CAIRO – Offering hot meals to thousands of Syrian refugees on the Turkish border town of Kilis, the Presidency of Religious Affairs has inaugurated a mobile kitchen and bakery as part of its new campaign to help those hit by war.
“The mobile kitchen, which opened at Öncüpınar Border Crossing, is providing meals to refugees fleeing Syria, while the bakery distributes bread on refugees in the city,” the Mufti of Kilis, Mahmut Karatepe, was quoted by Huff Post Arabic.
“We used to send food parcels to Syrian refugees, however, the heavy shelling recently prevented them from cooking this food. Therefore, we decided to open a mobile kitchen at the borders to send ready cooked meals to them,” he added.
Karatepe noted that the kitchen offers 5000 hot meals to Syrians affected by war who live on the Syrian side of the border on a daily basis.
He added that the bakery produces about 40,000 bread loaves, out of which it sends 30,000 to the needy inside Syria and distributes the remaining 10,000 to Syrian refugees in Kilis.
The efforts by the Presidency of Religious Affairs were made as part of its new campaign, “Now is the time to heal the wounds”.
Earlier this month, Trucks, prepared for the campaign by The Presidency of Religious affairs and the Religious Foundation of Turkey, reached Hatay and Kilis.
Three trucks from the “Now it’s time to treat the wounds” campaign have reached the border gates of Öncüpınar.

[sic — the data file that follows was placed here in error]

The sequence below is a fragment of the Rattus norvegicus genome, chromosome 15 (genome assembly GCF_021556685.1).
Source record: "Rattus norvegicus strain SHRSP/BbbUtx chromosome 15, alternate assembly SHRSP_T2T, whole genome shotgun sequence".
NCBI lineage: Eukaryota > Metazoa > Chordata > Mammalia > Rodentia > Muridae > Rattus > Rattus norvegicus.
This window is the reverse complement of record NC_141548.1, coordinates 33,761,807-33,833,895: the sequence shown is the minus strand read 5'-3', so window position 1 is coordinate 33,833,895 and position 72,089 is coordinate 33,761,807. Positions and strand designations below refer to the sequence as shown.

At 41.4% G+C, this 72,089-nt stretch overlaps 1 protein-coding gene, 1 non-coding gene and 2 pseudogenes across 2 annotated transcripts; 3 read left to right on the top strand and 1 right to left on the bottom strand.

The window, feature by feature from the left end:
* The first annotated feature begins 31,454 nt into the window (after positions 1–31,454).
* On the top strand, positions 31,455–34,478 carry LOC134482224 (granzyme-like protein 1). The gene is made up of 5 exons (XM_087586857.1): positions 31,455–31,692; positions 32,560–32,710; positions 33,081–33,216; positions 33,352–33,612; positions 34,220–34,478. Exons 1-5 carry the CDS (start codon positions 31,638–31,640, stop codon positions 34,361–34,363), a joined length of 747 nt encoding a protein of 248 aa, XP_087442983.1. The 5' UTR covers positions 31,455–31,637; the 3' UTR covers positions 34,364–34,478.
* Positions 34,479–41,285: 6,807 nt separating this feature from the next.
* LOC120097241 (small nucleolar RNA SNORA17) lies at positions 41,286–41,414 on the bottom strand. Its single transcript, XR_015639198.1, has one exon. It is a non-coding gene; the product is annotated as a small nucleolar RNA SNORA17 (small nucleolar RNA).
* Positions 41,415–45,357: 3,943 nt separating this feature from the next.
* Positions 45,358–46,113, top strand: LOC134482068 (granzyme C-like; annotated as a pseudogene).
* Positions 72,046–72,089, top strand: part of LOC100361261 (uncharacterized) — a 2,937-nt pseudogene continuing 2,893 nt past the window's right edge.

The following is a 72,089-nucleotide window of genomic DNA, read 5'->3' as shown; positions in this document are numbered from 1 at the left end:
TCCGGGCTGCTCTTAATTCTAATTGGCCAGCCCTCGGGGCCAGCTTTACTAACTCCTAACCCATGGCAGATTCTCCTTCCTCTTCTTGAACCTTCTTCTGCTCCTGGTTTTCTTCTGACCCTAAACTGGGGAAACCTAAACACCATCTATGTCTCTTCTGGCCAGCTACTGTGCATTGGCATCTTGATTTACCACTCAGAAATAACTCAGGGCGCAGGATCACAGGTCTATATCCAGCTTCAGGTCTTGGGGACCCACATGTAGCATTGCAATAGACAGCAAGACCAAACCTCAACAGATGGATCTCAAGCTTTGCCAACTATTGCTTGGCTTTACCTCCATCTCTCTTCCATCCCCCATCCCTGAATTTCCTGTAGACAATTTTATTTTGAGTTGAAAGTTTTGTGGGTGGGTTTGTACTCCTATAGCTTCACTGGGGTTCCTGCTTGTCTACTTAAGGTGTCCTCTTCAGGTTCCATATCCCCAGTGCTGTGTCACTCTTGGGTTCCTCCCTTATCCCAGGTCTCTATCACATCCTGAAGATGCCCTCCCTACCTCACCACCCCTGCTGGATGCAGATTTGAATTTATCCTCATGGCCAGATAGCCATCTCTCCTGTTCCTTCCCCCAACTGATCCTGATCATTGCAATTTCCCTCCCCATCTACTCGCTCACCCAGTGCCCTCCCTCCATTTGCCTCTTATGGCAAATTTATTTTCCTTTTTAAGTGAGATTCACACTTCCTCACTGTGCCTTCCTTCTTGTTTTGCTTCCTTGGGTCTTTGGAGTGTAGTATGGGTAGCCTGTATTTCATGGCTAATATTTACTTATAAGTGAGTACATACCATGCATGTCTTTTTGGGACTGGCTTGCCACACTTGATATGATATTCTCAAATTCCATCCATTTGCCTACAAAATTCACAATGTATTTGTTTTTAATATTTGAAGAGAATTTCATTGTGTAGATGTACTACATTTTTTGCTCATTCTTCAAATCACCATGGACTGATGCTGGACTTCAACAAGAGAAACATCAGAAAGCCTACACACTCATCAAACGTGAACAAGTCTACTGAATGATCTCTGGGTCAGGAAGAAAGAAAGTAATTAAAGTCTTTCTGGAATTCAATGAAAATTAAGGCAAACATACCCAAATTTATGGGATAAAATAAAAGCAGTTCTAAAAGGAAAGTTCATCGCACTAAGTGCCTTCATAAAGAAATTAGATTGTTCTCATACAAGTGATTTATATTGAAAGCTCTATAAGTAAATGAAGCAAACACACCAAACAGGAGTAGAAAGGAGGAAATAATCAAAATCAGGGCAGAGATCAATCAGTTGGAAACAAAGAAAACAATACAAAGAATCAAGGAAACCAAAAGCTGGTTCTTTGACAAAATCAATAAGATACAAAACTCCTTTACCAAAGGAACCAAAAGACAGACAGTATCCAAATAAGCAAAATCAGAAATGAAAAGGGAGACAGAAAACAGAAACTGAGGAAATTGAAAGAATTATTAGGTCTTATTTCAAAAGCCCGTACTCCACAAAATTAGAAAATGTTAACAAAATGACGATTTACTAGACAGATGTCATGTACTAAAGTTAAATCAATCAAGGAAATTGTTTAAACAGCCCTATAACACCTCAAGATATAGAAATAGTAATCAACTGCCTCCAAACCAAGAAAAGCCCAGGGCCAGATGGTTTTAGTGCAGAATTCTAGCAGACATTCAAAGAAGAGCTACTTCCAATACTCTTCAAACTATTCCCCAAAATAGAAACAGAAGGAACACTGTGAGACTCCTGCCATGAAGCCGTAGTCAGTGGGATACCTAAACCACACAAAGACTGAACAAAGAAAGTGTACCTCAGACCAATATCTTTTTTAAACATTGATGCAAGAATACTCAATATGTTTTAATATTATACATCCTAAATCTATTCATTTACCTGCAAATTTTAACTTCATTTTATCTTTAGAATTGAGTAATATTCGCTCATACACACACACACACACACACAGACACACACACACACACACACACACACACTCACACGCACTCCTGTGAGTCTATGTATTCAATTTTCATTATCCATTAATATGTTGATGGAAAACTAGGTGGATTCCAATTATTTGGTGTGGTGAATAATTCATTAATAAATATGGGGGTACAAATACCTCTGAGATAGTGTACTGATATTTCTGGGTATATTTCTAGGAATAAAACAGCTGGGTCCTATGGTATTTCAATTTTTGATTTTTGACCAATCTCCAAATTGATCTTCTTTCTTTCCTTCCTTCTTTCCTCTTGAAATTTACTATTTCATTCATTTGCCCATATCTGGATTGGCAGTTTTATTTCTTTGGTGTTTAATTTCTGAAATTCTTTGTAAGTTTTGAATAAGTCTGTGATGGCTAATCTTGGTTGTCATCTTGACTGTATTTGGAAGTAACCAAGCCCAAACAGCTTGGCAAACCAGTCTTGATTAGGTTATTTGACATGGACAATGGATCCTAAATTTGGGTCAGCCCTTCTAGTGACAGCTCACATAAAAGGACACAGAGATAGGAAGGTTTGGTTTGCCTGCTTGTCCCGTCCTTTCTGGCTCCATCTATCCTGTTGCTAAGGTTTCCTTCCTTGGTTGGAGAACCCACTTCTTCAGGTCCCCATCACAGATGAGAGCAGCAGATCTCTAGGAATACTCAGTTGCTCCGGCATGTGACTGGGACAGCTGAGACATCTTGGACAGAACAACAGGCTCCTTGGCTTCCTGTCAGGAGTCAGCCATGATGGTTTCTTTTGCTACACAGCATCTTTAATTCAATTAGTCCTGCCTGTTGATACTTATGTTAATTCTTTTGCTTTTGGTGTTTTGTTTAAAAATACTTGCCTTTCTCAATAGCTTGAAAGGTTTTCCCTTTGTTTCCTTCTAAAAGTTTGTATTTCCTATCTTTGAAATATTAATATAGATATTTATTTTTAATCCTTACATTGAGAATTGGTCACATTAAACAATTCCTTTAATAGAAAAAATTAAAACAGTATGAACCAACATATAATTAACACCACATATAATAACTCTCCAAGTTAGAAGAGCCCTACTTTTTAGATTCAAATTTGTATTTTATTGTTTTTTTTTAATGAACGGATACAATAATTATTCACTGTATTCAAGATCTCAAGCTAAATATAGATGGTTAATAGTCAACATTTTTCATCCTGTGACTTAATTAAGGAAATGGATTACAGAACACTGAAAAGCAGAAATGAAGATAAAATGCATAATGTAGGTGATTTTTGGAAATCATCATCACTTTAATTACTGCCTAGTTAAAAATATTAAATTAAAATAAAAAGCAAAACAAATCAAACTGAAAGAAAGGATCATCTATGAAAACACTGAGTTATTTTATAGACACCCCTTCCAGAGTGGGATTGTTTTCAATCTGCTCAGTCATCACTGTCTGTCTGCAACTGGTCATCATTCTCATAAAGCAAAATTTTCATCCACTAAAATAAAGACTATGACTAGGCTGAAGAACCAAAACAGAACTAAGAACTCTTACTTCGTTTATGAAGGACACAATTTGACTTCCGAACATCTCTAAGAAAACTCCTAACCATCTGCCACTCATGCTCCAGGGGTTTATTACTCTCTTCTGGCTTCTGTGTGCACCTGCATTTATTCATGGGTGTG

The trucks with supplies have been placed in a camp near the border for those who need the aid.
“This campaign is one out of several initiated by our Presidency of Religious Affairs in order to help those who are afflicted by the saddening situation in Syria,” Mufti Karatepe said, Turkey Diyanet website reported.
“These people, some came to our country, others are in Bayırbucak, Syria just across Kilis, will be helped – even if the help is small – by these trucks which just arrived in our city. The aid of our Presidency of Religious Affairs will continue as long as needed.”
Kilis, the first town where Syrian refugees feel safe after crossing borders to Turkey, has been nominated for Nobel Peace prize.
The little town on the Syrian-Turkish borders is now home to about 100,000 Syrians who decided to stay there close to their home country, outnumbering Turkish people.
The burden of the Syrian refugee crisis has weighed on Turkey which has taken in more than 2.5 million Syrians and spent billions of dollars building refugee camps and providing care.